My house is perfect. Sandwiched between two other suburban houses, with its white porch spindles, and otherwise baby blue exterior, it’s like god plucked it straight out of a Pottery Barn catalog. You walk in the door and it smells like lavender and freshly burned sage, never food though. My family doesn’t cook. No one has any talent in that regard. Besides, cooking makes messes. If we did attempt to cook, the house would then smell like scorched grilled cheeses and lackluster tomato soup, but instead you get punched in the nose with the latest of my mom’s Yankee Candle purchases.
Next, you notice how the shoes are arranged next to the door like the school girls in the Madeline’s children’s books: “in two straight lines.” The kitchen nook has wooden floors, with a small wooden table resting on top of them. There’s always placemats or a centerpiece tastefully reflecting on the next holiday to come.
Moving out of the kitchen nook and into the kitchen, the continued wooden paneling stands out the most. Even the fridge has an ornately carved wooden inlay. Not insight from the entrance is the dishwasher, the only non-wooden appliance. The kitchen hasn’t changed as it rarely gets used. Occasionally, rugs adorn the cold wood floor, but generally not, as they are harder to clean.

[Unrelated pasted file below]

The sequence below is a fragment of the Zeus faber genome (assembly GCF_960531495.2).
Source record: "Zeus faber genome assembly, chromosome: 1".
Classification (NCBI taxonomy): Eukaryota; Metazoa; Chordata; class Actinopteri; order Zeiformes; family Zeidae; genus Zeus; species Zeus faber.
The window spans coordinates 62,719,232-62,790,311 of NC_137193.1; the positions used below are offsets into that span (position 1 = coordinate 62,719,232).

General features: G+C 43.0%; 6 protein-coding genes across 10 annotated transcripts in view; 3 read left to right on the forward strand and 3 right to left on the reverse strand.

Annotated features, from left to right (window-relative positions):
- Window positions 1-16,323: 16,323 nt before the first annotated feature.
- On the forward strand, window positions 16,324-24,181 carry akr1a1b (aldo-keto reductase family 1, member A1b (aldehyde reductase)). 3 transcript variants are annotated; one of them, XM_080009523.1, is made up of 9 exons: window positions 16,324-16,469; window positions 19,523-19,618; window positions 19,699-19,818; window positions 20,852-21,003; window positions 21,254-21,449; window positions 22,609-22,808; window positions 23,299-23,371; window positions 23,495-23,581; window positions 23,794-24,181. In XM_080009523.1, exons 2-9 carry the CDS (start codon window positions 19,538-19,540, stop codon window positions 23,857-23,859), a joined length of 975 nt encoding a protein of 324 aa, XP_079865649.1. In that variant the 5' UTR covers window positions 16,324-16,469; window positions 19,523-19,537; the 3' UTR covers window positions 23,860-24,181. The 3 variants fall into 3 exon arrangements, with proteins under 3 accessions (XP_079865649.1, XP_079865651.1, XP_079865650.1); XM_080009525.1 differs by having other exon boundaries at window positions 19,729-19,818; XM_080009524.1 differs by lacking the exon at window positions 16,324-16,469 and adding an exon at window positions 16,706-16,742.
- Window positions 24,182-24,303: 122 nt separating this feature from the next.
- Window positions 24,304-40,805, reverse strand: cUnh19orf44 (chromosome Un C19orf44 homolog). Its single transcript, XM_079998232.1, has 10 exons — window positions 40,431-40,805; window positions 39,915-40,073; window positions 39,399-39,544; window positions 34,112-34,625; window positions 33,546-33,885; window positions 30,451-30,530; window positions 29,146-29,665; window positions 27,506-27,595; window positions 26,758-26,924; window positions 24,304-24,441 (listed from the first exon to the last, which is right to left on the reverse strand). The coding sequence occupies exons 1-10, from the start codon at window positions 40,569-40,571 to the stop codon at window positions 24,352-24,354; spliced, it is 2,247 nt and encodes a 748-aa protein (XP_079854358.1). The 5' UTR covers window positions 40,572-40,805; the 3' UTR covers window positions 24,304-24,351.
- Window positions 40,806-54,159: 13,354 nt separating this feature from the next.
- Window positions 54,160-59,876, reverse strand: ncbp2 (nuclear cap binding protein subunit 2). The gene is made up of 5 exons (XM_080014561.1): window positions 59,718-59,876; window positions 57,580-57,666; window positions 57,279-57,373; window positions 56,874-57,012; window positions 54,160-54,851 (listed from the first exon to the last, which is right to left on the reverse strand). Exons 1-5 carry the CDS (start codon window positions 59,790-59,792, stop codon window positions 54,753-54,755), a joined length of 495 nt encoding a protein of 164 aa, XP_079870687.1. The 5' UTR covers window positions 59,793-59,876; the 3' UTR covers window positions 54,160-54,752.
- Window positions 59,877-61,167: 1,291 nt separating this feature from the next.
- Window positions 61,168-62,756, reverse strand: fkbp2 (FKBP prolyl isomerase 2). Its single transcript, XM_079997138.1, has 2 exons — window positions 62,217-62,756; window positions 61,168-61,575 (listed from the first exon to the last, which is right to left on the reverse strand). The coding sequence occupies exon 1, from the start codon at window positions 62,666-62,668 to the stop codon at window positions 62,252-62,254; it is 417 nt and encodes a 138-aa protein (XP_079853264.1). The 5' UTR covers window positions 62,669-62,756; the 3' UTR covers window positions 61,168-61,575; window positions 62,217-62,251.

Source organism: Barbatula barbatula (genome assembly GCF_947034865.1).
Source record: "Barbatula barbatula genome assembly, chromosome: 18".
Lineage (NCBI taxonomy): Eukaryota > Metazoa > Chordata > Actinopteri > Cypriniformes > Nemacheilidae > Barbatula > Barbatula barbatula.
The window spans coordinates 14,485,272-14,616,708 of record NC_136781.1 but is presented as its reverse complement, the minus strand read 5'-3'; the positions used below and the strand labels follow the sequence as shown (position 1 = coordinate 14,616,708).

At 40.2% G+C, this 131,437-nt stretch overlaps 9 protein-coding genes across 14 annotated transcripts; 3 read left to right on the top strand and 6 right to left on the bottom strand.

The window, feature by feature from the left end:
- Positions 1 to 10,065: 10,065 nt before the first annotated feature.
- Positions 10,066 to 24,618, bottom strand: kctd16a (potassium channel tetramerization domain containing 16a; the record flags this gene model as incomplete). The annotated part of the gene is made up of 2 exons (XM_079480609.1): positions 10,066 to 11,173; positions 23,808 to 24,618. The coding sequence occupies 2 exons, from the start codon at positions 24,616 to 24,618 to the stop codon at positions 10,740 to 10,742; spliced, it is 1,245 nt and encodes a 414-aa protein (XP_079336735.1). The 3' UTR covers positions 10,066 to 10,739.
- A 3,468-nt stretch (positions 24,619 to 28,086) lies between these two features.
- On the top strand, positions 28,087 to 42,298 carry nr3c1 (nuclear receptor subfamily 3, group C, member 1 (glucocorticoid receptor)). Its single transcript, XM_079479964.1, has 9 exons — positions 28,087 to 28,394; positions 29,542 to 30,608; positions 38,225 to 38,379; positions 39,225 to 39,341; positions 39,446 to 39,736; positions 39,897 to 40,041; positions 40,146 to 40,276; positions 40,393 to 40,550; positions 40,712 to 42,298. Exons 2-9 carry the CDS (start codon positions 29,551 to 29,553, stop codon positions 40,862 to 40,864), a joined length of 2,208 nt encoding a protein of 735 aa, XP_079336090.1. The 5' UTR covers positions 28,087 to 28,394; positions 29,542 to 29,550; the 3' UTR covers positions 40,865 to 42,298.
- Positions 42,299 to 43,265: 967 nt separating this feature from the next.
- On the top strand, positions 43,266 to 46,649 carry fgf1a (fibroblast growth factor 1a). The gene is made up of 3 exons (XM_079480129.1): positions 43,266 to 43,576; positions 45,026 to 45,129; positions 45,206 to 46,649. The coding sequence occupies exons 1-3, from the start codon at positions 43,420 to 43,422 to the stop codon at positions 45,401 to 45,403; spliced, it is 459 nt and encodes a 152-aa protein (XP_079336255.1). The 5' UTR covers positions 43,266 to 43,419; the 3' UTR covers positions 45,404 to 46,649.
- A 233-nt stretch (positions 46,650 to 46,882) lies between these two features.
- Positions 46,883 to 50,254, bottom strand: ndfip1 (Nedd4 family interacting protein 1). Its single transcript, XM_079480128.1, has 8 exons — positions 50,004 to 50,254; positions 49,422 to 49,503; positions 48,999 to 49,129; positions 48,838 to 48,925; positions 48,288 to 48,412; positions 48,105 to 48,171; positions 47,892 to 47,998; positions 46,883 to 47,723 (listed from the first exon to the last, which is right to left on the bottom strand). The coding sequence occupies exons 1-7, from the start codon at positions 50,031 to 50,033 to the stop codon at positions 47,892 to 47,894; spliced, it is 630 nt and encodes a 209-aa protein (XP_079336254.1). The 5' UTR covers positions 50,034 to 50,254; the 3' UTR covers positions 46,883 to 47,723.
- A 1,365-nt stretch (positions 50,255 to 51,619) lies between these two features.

The next room to tackle is the living room. There’s one long couch that wraps around the corner of the room. This room is carpeted, but you can bet it’s spotless, as my dad got a steam cleaner for Christmas. My dog’s toys are all neatly arranged in baskets that match the decor and are neatly tucked away under the coffee table. All the gaming and speaker system wires are neatly hidden in the walls with not one out of place.
As with all the other rooms in the house, the bedrooms are no different. My mother’s closet is color coded. My little brother used a label maker to expertly organize all of his Legos. My older brother only has a bed and a computer in his room. They look like all the other rooms in my house, untouched and hardly occupied. Perfect.